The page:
As a result, most of our innovators are players in the space, not because it’s their preference, but in the foreseeable future, they feel have no choice. The risk with that is, they quickly reconsider their options once they have the opportunity to choose.
That’s the downside of winning awards and hackathons.
Recognizing the efforts of those trying to make a difference
A few days ago, in response to a @pctechmagazine tweet about an #MTNInnovationAwards Twitter chat, Daniel Mwesigwa suggested that @niyimic had been invited as guest due to his status as a Board Member of the ICTAU. MTN Uganda is organizing the annual MTN Innovation Awards next month and PC Tech had hosted Niyitegeka to share his insights on Uganda’s innovation environment on Twitter.
— Mwesigwa Daniel (@valanchee) October 19, 2015
For some reason, he connected two completely unrelated initiatives and made it a big deal.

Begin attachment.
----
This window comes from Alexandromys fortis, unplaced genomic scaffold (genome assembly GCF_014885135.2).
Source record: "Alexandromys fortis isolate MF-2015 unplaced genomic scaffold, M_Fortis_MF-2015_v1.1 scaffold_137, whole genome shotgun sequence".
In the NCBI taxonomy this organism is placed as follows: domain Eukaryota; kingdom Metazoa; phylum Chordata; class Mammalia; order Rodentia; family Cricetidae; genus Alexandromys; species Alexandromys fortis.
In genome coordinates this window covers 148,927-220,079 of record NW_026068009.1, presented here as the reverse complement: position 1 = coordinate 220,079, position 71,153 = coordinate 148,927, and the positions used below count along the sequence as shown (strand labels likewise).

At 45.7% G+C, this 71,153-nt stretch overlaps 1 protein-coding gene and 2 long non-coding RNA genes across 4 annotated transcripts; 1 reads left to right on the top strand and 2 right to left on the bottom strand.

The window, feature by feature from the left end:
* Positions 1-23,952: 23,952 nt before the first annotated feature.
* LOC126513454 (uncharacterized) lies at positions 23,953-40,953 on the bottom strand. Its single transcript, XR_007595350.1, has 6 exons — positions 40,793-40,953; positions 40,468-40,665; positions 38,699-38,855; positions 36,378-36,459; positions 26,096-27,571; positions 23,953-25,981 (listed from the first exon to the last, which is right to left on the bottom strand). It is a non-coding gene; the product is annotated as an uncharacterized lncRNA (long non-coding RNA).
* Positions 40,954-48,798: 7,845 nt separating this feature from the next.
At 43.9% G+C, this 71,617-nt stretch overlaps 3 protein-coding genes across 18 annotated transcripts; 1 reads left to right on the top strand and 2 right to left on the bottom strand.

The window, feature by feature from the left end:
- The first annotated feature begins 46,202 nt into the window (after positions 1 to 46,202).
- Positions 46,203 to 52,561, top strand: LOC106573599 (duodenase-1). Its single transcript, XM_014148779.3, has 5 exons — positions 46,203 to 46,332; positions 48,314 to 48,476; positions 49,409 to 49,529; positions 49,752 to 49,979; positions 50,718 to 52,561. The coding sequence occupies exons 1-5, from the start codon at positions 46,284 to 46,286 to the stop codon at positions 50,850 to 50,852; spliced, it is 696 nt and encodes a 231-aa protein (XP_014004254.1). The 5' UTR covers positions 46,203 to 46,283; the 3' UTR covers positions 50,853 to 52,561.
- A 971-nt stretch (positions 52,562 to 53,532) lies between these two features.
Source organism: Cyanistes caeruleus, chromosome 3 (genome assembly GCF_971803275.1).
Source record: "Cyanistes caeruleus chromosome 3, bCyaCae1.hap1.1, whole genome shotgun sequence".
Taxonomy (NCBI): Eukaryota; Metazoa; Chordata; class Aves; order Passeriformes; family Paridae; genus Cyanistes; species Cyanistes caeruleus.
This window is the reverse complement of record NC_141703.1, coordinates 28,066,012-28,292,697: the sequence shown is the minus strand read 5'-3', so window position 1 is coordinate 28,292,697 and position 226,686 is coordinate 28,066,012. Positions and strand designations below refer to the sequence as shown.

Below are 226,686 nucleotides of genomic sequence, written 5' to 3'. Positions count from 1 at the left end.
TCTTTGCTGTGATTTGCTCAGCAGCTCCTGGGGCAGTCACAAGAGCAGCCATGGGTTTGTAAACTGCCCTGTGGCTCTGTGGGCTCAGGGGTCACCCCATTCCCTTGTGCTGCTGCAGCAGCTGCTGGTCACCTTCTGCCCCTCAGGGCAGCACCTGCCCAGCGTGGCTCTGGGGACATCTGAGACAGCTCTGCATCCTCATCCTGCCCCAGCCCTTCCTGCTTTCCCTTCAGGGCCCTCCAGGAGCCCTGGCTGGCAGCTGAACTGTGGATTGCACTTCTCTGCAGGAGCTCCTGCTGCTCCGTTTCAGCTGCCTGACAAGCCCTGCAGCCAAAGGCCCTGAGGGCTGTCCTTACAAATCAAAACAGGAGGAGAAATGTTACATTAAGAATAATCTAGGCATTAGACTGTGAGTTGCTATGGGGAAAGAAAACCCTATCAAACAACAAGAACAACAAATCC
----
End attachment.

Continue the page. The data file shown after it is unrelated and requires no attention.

As @niyimic explained to him that the #MTNInnovationAwards Twitter chat wasn’t connected to @ICTAUg, Kaheru and I invited him to join the ICTAU and pick interest in its leadership. Of course, he didn’t respond, preferring to write a blog and claim;
“The board of members is well connected to the high end and seems to be using the platform for good intentions. But good intentions don’t pay bills, perhaps that’s why they have become a conduit of personal gain of sorts; be it through endorsements, partnership with foreign development partners, speaking engagements, name it.”
The ten members of the ICTAU Board work on voluntary basis, and in addition to paying the annual membership fees, often use their personal funds to run Association activities.
Mwesigwa’s case is not isolated. A lot of Ugandan commentators base their arguments on hearsay, and are too lazy to verify facts before writing about them!